Alma-Tadema at Leighton House - and the Design Museum
A day out in London. First ever visit to the lovely Leighton House in Kensington to see an Alma-Tadema exhibition, and a less satisfactory experience at the Design Museum in what used to be the Commonwealth Institute.
As its name implies, Leighton House is the former home of the painter, Lord Frederick Leighton. Architecturally, it is a fine example of over-the-top Victorian oriental romanticism - an Indo/Moorish mixture with lots of beautiful Iznik tiles. No photos were allowed in the house - I sneaked a few, but most of these come from the internet.
Lawrence Alma-Tadema was a frequent visitor to Leighton House, and must have appreciated the exotic décor. It was a very apt setting for the exhibition, which was excellent. His paintings are still unfashionable - the popular image of them is of wispy air-brushed nudes in classical settings, but they are more than that. I remember some of the big narrative paintings from my childhood - I used to love poring over the details in the likes of this: The finding of Moses...
I read that in 2010, this painting was sold for £22 million in New York. Never mind the delphiniums, you can't help but notice that despite the classical settings, the people in Alma-Tadema's paintings are very Victorian English. He painted mostly at home in his studio, using his own surroundings with material collected on his travels in Europe and the Middle East.
I like these two paintings also:
After, for a complete change, we walked up the road to what used to be the Commonwealth Institute, now the Design Museum. I used to go there with my Dad when my mother was at dog shows at Olympia. I remember it was an amazing building and had a nice café, but nothing whatsoever about what was in the place, or what the Commonwealth Institute was supposed to be about.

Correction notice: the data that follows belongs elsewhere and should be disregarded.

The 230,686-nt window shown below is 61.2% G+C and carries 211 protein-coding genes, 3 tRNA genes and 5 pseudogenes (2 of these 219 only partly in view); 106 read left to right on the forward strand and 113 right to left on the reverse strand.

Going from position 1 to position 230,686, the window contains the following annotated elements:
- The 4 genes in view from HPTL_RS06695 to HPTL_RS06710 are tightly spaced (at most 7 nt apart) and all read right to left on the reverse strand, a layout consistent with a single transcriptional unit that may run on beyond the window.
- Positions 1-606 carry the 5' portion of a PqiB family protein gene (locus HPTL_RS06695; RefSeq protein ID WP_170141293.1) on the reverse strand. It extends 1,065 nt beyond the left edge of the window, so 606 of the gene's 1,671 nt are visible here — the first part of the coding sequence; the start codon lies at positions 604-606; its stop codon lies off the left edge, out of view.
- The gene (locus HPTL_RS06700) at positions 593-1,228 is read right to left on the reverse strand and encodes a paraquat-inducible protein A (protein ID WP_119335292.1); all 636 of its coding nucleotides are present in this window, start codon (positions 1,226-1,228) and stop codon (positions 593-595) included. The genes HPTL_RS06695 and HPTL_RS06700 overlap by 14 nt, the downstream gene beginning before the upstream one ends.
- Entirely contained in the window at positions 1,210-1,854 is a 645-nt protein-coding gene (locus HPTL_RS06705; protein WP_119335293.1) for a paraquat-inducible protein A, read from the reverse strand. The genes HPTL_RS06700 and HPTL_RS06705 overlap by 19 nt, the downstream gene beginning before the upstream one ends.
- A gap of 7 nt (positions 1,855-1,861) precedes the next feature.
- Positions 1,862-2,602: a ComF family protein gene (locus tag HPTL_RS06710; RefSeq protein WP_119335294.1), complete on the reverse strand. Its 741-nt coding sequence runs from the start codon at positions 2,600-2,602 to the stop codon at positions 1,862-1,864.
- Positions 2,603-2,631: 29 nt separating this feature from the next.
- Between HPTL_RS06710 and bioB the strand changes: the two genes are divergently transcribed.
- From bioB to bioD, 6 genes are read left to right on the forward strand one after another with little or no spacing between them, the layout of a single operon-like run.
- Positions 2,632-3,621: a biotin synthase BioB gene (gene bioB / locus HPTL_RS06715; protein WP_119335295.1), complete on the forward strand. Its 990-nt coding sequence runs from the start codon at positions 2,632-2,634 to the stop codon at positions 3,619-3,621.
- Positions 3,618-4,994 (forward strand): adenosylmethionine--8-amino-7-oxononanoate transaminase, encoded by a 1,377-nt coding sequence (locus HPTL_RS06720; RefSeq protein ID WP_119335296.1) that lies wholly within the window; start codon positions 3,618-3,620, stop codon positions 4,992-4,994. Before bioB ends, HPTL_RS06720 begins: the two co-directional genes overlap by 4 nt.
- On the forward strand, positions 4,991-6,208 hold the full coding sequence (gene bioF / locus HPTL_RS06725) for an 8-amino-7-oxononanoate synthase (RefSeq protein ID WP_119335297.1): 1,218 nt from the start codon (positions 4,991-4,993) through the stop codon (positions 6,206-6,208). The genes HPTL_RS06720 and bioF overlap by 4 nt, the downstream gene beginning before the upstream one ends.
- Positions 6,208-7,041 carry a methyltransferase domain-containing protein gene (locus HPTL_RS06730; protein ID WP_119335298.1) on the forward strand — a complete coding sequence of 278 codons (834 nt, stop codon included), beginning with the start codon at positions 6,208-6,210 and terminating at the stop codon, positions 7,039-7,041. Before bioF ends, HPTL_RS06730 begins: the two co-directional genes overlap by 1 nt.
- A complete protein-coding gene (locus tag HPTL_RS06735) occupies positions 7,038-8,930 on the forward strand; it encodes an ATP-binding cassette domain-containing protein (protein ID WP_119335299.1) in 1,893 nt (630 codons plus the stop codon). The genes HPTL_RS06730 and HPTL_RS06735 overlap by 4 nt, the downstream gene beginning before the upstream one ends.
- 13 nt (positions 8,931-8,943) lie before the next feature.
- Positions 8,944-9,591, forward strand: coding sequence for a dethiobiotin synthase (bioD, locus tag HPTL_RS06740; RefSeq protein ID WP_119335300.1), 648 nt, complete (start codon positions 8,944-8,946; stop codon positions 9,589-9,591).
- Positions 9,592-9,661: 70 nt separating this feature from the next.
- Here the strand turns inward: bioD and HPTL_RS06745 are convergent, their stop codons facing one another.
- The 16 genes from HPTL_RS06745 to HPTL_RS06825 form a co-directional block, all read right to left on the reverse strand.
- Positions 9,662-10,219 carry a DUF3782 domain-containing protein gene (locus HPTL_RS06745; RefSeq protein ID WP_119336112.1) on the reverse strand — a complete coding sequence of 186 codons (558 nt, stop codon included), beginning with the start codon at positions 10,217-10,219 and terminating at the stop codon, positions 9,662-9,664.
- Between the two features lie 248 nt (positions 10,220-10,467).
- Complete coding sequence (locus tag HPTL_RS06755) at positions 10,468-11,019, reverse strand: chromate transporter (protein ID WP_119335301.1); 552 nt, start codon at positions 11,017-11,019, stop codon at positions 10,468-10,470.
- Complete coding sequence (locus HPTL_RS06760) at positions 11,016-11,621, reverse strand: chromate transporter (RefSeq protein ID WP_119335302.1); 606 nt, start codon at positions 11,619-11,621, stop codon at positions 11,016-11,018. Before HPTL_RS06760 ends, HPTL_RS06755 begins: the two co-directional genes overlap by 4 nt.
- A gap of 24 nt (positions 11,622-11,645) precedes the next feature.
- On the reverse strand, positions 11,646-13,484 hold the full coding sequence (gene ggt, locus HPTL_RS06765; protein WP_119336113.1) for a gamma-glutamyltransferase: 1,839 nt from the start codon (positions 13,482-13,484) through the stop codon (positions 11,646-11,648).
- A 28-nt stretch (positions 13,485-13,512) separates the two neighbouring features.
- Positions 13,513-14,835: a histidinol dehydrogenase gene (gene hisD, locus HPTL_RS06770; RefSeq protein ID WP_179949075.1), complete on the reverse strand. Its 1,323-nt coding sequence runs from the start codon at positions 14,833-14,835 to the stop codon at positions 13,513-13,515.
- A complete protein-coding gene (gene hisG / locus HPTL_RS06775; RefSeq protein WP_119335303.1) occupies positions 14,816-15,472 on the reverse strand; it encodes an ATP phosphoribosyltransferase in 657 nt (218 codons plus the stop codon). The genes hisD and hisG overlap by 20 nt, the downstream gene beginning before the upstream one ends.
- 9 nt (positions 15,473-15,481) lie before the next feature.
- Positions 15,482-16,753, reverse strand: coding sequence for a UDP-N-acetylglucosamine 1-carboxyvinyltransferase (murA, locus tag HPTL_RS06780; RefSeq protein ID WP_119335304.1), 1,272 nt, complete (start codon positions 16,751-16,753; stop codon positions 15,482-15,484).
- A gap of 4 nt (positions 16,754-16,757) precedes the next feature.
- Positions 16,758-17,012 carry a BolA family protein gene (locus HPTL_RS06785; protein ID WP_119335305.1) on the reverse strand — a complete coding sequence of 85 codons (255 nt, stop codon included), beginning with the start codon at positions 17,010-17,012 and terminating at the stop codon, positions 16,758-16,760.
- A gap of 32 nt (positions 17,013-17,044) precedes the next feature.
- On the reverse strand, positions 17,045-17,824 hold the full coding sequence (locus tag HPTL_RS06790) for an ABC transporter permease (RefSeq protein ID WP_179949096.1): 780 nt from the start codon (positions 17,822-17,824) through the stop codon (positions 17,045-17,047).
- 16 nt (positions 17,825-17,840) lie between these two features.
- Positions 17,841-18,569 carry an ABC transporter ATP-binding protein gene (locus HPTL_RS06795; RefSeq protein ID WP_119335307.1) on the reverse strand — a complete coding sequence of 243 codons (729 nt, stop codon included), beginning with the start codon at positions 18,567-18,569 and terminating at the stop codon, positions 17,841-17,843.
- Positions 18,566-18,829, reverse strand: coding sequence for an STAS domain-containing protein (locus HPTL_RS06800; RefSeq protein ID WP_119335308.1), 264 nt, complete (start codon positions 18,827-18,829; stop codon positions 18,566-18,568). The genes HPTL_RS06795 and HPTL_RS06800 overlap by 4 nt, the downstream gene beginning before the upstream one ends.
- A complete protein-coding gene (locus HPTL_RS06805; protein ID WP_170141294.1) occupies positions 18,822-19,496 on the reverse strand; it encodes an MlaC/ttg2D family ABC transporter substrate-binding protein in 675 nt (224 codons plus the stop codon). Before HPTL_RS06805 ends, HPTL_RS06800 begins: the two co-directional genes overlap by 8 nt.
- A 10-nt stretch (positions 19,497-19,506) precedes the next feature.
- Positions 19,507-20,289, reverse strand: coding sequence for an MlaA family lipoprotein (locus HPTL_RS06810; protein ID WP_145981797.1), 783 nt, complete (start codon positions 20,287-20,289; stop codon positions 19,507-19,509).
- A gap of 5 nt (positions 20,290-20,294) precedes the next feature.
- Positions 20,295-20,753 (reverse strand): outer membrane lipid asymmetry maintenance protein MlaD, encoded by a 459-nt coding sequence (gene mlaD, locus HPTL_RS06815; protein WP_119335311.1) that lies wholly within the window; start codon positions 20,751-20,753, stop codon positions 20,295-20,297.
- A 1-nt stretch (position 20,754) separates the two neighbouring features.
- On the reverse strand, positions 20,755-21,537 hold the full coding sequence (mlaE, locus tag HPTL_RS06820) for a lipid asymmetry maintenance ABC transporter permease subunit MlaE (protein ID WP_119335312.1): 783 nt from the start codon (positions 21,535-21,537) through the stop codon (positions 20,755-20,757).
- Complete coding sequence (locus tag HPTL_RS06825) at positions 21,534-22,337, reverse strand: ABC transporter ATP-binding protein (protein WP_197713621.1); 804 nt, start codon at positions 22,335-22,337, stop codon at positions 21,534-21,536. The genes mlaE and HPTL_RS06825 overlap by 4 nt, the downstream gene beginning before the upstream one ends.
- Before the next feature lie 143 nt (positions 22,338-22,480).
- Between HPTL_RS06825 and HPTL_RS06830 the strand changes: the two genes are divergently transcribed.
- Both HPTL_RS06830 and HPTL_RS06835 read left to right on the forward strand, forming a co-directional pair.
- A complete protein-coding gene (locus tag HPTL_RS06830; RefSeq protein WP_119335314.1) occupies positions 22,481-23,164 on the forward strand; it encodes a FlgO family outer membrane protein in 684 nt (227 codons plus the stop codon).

I was looking forward to it - Battleaxe really likes modern design.....so don't think she's some fuddy-duddy more at home with Victoriana. One's home is mid-century modern....
First, we went to the downstairs café. £10 worth of totally tasteless salad precariously piled onto a too-small cardboard plate, to be eaten with a flimsy plastic knife and fork. I had to surround my plate with napkins as the food fell over the edge when I tried to eat it. Tepid tap water in equally flimsy plastic tumbler. They had an aperture called 'rubbish' where you were supposed to put your stuff, but the plate things wouldn't fit into it, making for mess all over the nice white surfaces.... Grrr.
Then we went upstairs to the permanent exhibition.'Designer, Maker, User'. Now, dear readers, remember this is a design museum. The exhibition was supposed to be about twentieth century design, designed by, presumably, some of the best cutting-edge designers around. It was an over-curated, confusing, fussy, bitty hotchpotch mess that made the head ache.... We exited half way through without seeing all of it. It said on the blurb that a tour of the exhibition was supposed to take an hour - more like 10 minutes to avoid threat of epileptic fit from flashing screens.
There were some more temporary exhibitions but we couldn't face any more.
Instead, we went to the shop. My dears......
Here are a few things....
|Tiny..... and expensive|
|Little wooden iPhone - quite sweet for £14.|
|Grate your own Himalayan pink salt - the most up-itself thing ever - for £25|